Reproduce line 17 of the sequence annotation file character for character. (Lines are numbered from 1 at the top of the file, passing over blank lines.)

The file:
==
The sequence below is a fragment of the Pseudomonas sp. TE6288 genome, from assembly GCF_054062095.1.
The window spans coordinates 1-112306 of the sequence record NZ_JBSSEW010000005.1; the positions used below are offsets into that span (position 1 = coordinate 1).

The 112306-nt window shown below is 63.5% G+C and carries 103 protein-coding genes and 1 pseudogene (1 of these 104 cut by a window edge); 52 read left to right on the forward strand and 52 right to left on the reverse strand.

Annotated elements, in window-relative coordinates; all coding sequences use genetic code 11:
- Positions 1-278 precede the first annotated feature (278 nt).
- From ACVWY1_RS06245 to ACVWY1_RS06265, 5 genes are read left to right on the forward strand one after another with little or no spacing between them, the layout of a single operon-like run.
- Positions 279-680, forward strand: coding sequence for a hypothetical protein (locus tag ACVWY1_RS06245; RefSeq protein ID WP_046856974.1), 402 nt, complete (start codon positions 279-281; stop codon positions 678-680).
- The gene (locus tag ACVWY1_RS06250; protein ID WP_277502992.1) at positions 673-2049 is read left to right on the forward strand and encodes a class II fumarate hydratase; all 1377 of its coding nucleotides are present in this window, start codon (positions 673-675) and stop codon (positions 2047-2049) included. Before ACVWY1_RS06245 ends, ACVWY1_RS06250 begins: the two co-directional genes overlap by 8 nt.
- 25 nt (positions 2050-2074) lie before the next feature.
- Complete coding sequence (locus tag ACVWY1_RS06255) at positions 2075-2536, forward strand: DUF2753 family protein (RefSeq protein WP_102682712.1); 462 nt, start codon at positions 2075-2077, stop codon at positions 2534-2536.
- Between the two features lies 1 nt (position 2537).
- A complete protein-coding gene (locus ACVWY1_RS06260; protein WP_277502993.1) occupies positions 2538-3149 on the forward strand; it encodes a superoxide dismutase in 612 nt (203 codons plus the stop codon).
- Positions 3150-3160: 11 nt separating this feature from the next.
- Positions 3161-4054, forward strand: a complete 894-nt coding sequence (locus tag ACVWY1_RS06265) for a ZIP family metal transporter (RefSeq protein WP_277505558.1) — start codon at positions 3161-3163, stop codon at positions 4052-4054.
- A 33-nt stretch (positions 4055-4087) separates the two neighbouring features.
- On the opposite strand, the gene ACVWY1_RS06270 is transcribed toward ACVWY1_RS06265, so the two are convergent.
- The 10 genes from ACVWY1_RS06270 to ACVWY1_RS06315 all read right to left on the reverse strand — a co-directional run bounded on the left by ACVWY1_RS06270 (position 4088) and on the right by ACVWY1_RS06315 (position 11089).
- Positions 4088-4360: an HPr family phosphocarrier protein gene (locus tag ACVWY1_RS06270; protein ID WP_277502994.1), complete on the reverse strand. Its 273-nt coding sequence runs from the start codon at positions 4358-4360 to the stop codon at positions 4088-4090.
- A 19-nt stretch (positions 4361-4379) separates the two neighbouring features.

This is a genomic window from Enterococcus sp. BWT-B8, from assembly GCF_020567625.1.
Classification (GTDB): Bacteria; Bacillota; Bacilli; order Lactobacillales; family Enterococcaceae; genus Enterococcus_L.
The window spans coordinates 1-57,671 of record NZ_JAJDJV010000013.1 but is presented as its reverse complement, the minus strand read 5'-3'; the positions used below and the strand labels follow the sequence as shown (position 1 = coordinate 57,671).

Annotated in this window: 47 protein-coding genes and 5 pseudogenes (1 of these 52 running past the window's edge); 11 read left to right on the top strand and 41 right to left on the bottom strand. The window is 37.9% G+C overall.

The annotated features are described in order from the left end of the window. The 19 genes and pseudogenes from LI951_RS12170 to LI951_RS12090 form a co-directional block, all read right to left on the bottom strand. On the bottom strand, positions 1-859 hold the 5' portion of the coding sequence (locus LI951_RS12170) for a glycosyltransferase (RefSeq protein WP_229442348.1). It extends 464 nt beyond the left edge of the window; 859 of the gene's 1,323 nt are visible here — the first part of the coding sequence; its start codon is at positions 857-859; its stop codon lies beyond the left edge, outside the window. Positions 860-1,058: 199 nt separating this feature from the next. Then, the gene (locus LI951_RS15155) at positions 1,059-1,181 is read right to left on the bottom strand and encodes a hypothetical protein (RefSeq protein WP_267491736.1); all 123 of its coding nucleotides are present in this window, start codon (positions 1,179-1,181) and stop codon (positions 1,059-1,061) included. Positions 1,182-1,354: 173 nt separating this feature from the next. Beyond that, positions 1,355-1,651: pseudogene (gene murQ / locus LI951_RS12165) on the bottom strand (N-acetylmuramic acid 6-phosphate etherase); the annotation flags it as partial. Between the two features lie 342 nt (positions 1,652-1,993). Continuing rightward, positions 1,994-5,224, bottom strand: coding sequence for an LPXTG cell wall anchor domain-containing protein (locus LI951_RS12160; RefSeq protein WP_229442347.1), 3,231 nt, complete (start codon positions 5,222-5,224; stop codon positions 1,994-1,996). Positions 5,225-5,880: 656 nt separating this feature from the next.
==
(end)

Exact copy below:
- The 10 genes from ACVWY1_RS06270 to ACVWY1_RS06315 all read right to left on the reverse strand — a co-directional run bounded on the left by ACVWY1_RS06270 (position 4088) and on the right by ACVWY1_RS06315 (position 11089).